Nothing Will Change After the Acquisition

An acquisition, merger, split-off, split-up – all are major business events. It has always amazed me how top management will sometimes try to reassure employees when they are confronting this kind of upheaval.

Let’s Think About This

Let’s just consider making an acquisition. I like this one because I’ve been there numerous times and seen this play out several ways. Regardless of what the final results were, one thing was amazingly consistent. In each case upper management, in one way or another, tried to reassure employees using statement like, “Nothing will change once the acquisition goes through” or “Don’t worry about a thing, your job is secure.” Now wait just a minute, if nothing is going to change after the acquisition, just why is it being done?

Some Reasons for an Acquisition

Among the reasons given for making an acquisition are such things as:

  • We need a way to enter this market
  • They have products or services that complement our offerings
  • We either grow or eventually go away, and this is one way to grow
  • It’s either acquire or be acquired

Obviously, this is not an exhaustive list but more of a sampling.

But There are Hidden Reasons

Despite all these seemingly good reason, generally underlying any acquisition or merger is some level of assumption that cost efficiencies can be realized. Think about it:

  • Will the merged company really need two CEOs?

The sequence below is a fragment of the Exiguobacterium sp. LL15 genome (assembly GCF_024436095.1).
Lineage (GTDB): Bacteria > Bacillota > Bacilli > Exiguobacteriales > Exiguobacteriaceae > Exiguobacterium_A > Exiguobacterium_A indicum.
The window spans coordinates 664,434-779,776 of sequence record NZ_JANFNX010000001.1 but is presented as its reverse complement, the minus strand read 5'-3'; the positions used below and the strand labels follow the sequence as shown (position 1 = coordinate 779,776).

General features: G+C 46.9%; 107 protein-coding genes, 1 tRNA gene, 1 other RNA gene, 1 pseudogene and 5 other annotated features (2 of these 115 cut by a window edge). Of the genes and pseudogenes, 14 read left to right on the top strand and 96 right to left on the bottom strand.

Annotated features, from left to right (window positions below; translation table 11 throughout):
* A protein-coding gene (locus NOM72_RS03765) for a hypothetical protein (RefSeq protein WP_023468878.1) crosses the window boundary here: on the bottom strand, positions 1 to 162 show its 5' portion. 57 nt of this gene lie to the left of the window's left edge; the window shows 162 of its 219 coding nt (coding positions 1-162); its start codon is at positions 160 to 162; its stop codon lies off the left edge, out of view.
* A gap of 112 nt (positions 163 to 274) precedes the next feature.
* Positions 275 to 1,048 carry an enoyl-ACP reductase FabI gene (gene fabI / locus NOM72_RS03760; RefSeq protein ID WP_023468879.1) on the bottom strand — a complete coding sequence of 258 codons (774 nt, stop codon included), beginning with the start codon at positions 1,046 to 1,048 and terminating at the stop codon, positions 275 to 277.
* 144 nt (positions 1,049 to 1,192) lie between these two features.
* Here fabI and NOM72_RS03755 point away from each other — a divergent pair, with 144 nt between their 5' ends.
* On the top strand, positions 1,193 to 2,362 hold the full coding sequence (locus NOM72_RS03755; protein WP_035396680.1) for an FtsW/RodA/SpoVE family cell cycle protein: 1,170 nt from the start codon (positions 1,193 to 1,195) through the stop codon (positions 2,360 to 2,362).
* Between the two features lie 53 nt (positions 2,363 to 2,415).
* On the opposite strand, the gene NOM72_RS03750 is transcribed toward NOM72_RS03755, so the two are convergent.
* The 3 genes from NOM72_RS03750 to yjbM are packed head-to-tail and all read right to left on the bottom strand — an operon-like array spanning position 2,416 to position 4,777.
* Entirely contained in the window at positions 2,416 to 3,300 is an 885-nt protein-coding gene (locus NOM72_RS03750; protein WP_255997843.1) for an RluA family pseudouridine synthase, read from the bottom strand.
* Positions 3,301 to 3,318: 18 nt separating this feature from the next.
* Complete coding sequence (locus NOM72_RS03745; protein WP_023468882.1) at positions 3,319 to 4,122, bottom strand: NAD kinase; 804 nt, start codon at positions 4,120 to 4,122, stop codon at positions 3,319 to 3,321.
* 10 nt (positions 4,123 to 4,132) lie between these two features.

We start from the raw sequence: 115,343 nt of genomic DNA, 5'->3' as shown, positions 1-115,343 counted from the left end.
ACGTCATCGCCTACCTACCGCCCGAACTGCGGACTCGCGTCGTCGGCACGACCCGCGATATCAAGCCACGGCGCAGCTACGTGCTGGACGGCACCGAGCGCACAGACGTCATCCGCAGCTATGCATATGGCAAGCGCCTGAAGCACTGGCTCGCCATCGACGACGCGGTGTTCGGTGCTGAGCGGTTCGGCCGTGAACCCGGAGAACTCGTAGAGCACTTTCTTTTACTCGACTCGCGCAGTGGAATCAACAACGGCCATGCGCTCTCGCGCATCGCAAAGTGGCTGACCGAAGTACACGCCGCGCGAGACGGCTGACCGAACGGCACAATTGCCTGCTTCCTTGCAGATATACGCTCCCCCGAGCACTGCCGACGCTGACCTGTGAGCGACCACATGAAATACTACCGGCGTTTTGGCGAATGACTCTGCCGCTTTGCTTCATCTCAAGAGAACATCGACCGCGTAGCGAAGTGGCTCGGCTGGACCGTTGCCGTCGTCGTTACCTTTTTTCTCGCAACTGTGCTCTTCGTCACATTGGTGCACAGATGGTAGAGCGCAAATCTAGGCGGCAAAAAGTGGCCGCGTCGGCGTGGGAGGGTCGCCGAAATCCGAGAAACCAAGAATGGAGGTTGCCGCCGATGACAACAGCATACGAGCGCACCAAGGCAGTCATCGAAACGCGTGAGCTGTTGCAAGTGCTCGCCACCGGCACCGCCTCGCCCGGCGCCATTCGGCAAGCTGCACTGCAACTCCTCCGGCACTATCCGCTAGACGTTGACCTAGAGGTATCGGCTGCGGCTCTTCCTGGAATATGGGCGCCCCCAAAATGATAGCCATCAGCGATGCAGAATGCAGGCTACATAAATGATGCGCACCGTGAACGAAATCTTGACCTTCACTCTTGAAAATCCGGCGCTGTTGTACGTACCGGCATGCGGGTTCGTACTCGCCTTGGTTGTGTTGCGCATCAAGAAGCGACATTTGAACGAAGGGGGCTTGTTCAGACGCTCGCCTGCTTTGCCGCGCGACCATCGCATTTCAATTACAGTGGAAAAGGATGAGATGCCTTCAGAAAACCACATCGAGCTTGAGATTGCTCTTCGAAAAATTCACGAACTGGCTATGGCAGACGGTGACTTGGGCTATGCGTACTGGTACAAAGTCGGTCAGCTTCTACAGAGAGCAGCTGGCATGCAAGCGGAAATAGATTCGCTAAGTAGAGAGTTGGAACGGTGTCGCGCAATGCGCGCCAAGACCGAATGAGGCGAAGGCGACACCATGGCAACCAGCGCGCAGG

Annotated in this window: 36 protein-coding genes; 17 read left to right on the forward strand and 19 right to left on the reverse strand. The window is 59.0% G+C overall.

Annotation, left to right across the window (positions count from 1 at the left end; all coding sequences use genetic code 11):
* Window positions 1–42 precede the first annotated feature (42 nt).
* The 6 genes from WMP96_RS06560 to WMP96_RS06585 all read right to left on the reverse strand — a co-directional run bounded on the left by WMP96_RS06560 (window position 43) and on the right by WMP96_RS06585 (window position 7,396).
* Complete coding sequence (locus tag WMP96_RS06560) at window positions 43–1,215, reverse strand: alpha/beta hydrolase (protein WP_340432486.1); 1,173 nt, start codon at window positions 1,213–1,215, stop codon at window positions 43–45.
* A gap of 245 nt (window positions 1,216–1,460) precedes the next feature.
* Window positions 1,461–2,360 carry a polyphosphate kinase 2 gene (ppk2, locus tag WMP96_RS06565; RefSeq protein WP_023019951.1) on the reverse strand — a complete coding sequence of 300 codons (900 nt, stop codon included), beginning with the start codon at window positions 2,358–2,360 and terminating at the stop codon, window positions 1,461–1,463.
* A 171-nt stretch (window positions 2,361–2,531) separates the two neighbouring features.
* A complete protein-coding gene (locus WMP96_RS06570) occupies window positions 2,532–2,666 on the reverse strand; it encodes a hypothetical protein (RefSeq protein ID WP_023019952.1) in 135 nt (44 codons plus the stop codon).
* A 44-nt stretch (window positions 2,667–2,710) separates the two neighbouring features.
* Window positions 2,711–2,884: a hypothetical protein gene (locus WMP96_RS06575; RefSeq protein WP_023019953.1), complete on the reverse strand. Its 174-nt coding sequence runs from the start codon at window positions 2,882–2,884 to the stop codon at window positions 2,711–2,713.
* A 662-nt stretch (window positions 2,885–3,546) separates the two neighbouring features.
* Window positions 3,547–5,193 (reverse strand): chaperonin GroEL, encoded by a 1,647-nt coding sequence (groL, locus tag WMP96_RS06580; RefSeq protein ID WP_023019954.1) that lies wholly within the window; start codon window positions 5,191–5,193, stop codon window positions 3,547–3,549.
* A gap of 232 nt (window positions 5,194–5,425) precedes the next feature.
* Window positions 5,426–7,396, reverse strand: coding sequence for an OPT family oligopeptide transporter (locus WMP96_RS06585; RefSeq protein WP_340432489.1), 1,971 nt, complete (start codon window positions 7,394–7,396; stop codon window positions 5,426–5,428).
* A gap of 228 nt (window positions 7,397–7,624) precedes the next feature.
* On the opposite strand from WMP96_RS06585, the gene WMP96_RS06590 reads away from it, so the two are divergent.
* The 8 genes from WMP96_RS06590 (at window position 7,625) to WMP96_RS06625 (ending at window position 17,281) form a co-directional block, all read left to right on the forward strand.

• Can two CFOs be justified?
  • Are there redundancies in administration, sales, marketing, production, etc?

Here is a classic example. Over the last few years, since deregulation, we have seen a number of airlines make an acquisition or merge. In these cases, it has generally been stated up-front that they will be merging reservation systems, or maintenance, and/or other areas. Here it is clear from the start that things are changing and it probably means some positions (low level, mid level and high level) are going to go away.

Other companies are fundamentally no different in this regard. It is highly unlikely there will be no changes. Another thing that often happens is that, even if top management for both companies stays on board, eventually one group emerges as the one in charge. Interestingly, it is not always the management of the acquiring company. In fact, I remember a company where I worked a number of years ago. We made two acquisitions that I recall. In the first one our management remained in control. However, in the second case, though the company purchased was considerable smaller, their management team eventually took over and moved top level people from our original company out of positions they had held for years.

Tell Me Why

So, get over the idea that nothing will change after the acquisition, merger, split-off, split-up or whatever. Thinks will change as a result, whether you want them to or not. Otherwise, why really go through with it. Yes, you may want a particular market, product, service, etc, but in the end you really want more – you want a company that will be more than the sum of the two original companies.

How about you? If you have been in this kind of situation, what did you experience?

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As always, your comments are welcomed.

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